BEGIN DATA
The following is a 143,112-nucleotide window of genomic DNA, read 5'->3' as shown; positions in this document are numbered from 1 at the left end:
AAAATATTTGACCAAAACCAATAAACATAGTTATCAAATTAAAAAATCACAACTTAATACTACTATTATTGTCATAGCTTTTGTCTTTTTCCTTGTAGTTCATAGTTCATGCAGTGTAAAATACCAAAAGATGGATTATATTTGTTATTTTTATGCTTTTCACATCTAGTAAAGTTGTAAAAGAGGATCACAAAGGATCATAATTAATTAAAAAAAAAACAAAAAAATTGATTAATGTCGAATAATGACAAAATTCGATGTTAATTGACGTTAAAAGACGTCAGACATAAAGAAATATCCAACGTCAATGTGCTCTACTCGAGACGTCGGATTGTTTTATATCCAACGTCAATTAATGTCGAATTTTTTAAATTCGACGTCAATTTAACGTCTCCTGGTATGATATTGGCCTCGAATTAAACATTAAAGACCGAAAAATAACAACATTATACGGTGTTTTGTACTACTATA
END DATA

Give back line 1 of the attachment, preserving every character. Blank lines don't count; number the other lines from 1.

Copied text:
The following is a 143,112-nucleotide window of genomic DNA, read 5'->3' as shown; positions in this document are numbered from 1 at the left end: